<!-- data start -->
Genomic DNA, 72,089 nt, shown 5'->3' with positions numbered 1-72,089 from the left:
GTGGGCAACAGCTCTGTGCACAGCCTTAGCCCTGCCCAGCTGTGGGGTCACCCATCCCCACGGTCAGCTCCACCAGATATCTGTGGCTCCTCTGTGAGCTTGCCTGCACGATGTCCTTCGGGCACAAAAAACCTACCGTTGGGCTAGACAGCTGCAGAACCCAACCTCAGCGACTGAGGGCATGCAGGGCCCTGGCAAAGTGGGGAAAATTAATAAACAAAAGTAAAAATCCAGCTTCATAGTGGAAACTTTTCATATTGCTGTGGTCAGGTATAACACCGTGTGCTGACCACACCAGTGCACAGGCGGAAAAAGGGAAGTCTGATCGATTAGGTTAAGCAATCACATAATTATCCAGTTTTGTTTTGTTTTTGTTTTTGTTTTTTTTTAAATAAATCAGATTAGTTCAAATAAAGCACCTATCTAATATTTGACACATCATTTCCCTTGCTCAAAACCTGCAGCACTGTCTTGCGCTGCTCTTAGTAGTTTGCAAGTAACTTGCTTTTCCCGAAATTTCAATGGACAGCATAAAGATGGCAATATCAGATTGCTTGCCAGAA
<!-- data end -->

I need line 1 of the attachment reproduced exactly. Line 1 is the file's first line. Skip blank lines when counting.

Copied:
Genomic DNA, 72,089 nt, shown 5'->3' with positions numbered 1-72,089 from the left: